We all know that climate change has seriously impacted humans as a species, so it is no surprise that plants and wildlife are struggling with the changes as well. In January 2013, The National Wildlife Federation released the report, Wildlife in a Warming World: Confronting the Climate Crisis, demonstrating how wildlife and their habitats are being affected in various regions across the United States.
A few of the key climate change related impacts seen on wildlife include shifting ecosystems, biological changes, and struggles to adapt to extreme weather events. Since average temperatures have increased overall, a noticeable shift in plant species and wildlife habitat in North America has occurred. Many species are being seen to relocate either to further north latitudes or towards higher elevations. According to the report, “fourteen species of small mammals in the Sierra Nevada region extended their ranges up in elevation by about 1,640 feet in the last century”. Also, the seasonal changes and habitat shifts are affecting species’ internal biological clocks, causing changes in migration, hibernation, and breeding. For instance, birds are migrating later than previously seen and bears are coming out of hibernation earlier in the spring. Another issue discussed in the report is the amount of stress that extreme weather events put on various species. In the western United States, droughts and low-stream flow are making it difficult for fish to breed, while off the east coast, tropical storms have decimated coastal habitats.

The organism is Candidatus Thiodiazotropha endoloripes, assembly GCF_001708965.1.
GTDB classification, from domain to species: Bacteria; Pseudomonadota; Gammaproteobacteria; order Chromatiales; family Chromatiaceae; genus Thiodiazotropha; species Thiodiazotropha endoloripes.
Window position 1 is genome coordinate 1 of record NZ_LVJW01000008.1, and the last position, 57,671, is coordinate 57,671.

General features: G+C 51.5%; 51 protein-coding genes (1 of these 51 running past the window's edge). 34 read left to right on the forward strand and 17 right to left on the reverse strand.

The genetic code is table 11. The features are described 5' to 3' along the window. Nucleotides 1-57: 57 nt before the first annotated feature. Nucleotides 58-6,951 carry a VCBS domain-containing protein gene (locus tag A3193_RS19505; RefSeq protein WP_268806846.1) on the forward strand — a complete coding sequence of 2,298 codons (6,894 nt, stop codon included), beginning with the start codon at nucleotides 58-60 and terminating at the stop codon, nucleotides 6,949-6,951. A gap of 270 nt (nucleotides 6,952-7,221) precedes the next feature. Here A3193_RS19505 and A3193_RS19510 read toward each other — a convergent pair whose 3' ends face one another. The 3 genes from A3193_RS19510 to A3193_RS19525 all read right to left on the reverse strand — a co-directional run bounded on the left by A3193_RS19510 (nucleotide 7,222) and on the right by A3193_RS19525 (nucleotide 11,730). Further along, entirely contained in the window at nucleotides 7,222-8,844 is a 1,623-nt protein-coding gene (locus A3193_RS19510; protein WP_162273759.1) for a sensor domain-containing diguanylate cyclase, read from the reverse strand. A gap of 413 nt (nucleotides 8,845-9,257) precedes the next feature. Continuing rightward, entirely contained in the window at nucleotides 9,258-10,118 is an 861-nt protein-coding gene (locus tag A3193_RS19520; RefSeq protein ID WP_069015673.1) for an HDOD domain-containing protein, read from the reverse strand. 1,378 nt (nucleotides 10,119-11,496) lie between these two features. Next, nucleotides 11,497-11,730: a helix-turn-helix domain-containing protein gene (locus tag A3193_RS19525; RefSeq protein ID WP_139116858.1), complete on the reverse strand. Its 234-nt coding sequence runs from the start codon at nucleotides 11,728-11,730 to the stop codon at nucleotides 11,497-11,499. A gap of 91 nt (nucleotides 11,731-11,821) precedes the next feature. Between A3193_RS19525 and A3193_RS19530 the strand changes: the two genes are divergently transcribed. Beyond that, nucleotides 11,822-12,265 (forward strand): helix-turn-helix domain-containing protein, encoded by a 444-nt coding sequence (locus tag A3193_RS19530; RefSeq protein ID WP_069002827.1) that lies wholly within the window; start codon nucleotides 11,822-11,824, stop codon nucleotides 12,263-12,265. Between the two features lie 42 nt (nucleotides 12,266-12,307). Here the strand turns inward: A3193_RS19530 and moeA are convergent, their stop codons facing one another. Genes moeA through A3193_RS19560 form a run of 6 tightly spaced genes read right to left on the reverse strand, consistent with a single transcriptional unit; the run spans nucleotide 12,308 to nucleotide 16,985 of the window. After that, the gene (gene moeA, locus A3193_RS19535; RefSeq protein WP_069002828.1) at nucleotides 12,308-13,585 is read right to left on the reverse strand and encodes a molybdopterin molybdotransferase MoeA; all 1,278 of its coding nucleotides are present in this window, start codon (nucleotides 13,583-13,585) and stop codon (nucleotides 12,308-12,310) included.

One of the highlighted regions in the report was the Arctic, an area where drastic changes are occurring. Several animals are facing changes to their ecosystem, including polar bears, walrus, seals, and caribou. The decrease in the amount of present sea ice is forcing polar bears and walrus, who would normally live on ice, to live on solid land, greatly affecting their hunting habits. Other animals are struggling to adapt to the decreasing levels of sea ice, particularly the ringed seal, leading them closer to extinction.
Seven other regions of the United States are also discussed, including western forests, the Mississippi River basin, the Atlantic coast, and others.
While the majority of the report focuses on how the disaster of climate change has harmed these precious species, the report ends with several ideas to slow the impact. Reducing carbon emissions, investing in clean renewable energy sources, and continued protection of people and wildlife through preparing for extreme weather events were a few of the suggestions.